Neovascular Glaucoma Clinical Presentation

Updated: Jan 15, 2019
  • Author: Hemang K Pandya, MD; Chief Editor: Hampton Roy, Sr, MD  more...
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Presentation

History

A careful and detailed ocular and systemic history is imperative in diagnosing both neovascular glaucoma (NVG) and the underlying problem causing it.

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Physical

A complete ocular examination of both eyes, particularly of the posterior segment, will almost certainly provide the etiology of neovascularization. Of the 3 most common causes of NVG, ocular ischemic syndrome presents as a diagnostic dilemma and, thus, deserves special mention.

The typical clinical presentation of NVG is the same regardless of the underlying cause. The typical clinical presentation can be divided into the following 2 stages: the early stage and the advanced stage. These stages generally follow each other in progression, and the early stage is subdivided further into rubeosis iridis and secondary open-angle glaucoma.

Early stage (rubeosis iridis)

Findings of rubeosis iridis may include the following:

  • Normal IOP

  • Presence of tiny, neovascular, dilated capillary tufts at pupillary margin

  • High magnification on slit lamp (to view earliest finding in NVG)

  • NVI (irregular, nonradial vessels usually not in the iris stroma)

  • NVA (can occur with or without NVI)

  • Careful gonioscopy in all eyes at high risk for NVG even without pupillary and iris involvement

  • Poorly reactive pupil

  • Ectropion uvea

Early stage (secondary open-angle glaucoma)

Findings of secondary open-angle glaucoma may include the following:

  • Elevated IOP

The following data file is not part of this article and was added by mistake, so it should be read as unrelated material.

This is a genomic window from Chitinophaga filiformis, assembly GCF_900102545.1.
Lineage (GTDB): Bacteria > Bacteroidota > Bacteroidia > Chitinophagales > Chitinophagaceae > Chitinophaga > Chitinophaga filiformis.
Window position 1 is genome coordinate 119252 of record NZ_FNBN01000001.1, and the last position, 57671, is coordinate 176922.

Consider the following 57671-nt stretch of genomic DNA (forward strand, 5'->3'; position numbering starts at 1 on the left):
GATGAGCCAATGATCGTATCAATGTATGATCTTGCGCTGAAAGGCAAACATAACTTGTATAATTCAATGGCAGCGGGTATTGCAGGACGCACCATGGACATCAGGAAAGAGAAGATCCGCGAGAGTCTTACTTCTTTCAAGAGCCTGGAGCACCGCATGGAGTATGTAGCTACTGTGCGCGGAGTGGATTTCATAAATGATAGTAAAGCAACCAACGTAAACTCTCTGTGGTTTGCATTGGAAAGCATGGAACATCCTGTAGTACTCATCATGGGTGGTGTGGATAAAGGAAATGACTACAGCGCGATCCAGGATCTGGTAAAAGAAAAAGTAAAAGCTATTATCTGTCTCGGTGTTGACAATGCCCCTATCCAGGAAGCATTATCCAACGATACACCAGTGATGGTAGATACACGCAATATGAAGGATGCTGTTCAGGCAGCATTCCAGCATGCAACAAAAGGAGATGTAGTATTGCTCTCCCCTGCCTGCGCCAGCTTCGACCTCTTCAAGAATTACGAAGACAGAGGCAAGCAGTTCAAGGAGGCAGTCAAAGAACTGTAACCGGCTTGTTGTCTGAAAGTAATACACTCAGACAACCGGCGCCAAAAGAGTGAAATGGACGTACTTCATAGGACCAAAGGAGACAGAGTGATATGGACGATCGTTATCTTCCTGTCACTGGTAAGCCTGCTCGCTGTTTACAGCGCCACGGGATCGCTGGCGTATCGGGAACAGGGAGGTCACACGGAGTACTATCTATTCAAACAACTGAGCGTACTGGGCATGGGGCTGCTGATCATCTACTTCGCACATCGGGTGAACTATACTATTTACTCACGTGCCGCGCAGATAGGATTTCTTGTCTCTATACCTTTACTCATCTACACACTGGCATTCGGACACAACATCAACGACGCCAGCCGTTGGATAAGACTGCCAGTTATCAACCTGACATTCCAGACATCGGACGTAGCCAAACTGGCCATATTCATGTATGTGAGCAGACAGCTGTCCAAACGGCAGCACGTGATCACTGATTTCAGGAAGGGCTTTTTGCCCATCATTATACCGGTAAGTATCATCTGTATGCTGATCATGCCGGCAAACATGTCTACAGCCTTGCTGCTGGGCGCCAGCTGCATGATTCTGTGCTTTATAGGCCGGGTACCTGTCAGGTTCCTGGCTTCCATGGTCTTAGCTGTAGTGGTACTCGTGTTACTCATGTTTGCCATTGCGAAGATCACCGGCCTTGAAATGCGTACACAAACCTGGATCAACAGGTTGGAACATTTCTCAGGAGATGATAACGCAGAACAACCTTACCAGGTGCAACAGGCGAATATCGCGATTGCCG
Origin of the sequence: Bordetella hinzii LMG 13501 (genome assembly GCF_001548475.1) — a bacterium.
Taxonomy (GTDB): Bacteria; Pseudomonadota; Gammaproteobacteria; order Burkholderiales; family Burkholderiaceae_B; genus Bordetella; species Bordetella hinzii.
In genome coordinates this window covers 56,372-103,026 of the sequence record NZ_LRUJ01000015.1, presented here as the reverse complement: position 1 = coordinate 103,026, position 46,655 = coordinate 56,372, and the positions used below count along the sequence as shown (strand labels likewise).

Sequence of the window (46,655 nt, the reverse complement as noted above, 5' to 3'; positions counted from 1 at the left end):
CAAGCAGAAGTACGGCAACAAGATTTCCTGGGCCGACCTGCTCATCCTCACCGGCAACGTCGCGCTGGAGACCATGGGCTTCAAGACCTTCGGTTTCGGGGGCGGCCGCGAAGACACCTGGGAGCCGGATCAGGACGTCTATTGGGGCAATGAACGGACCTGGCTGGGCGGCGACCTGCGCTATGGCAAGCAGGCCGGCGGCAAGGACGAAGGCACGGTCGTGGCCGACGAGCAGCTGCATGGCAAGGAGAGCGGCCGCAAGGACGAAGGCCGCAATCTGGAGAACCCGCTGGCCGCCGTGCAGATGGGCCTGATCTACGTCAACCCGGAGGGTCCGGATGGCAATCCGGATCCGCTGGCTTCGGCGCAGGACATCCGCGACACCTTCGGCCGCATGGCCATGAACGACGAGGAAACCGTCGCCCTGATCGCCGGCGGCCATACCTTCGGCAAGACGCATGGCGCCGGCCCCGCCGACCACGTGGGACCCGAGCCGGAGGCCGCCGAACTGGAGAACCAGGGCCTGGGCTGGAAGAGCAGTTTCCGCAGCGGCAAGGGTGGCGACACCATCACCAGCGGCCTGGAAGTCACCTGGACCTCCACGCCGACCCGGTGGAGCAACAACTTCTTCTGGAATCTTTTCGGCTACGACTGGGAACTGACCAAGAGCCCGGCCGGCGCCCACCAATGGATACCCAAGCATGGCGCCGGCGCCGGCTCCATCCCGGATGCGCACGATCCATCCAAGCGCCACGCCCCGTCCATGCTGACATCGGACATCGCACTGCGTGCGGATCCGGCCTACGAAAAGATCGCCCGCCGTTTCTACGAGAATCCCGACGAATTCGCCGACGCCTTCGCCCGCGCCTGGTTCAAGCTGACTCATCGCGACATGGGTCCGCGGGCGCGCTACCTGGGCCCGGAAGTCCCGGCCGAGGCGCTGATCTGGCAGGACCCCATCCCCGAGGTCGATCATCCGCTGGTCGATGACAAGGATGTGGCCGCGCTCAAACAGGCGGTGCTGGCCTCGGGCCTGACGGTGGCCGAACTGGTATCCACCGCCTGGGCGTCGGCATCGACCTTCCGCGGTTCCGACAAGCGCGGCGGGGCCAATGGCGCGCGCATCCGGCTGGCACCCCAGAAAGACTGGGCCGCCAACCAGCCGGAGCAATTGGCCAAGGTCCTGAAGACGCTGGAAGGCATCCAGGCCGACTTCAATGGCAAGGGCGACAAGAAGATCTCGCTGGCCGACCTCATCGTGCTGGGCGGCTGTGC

• NVI continuous with NVA

  • Proliferation of neovascular tissue over the angle

  • Fibrovascular membranes (develop circumferentially across the angle, blocking the trabecular meshwork)

Advanced stage

In this stage, secondary angle-closure glaucoma is characterized by some or all of the following:

  • Acute severe pain, headache, nausea, and/or vomiting

  • Photophobia

  • Reduced visual acuity (counting fingers to hand motion)

  • Elevated IOP (≥ 60 mm Hg)

  • Conjunctival injection

  • Corneal edema

  • Plus/minus hyphema

  • Aqueous flare

  • Synechial angle closure

  • Severe rubeosis

  • Distorted, fixed, mid-dilated pupil and ectropion uveae

  • Retinal neovascularization and/or hemorrhage

  • Optic nerve cupping (possibly)

Ocular ischemic syndrome

Ocular ischemic syndrome occurs in the presence of more than 90% of patients with carotid artery stenosis, but it can occur as a result of aortic arch disease (eg, syphilis, Takayasu arteritis, dissecting aneurysm), in which case the presentation may be bilateral.

Symptoms include a dull periocular/periorbital pain that can be secondary to the ischemia and/or NVG.

Signs include the following:

  • Vision can vary from 20/20 to no light perception.

  • Midperipheral intraretinal hemorrhage (in contrast to diabetic retinopathy and CRVO where the hemorrhage is mostly situated in the posterior pole)

  • IOP can be elevated secondary to NVG, decreased secondary to ciliary body hypoperfusion, or normal as a result of both processes.

  • Other signs include corneal decompensation, iritis, iris atrophy, cataract, and spontaneous pulsations of the central retinal artery.

  • Intravenous fluorescein angiogram will demonstrate prolonged choroidal filling and increased arteriovenous transit time.

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Causes

Relatively frequent causes of NVG include the following:

Less frequent causes of NVG include the following:

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Complications

Complications include uncontrolled glaucoma, hyphema, and loss of vision.

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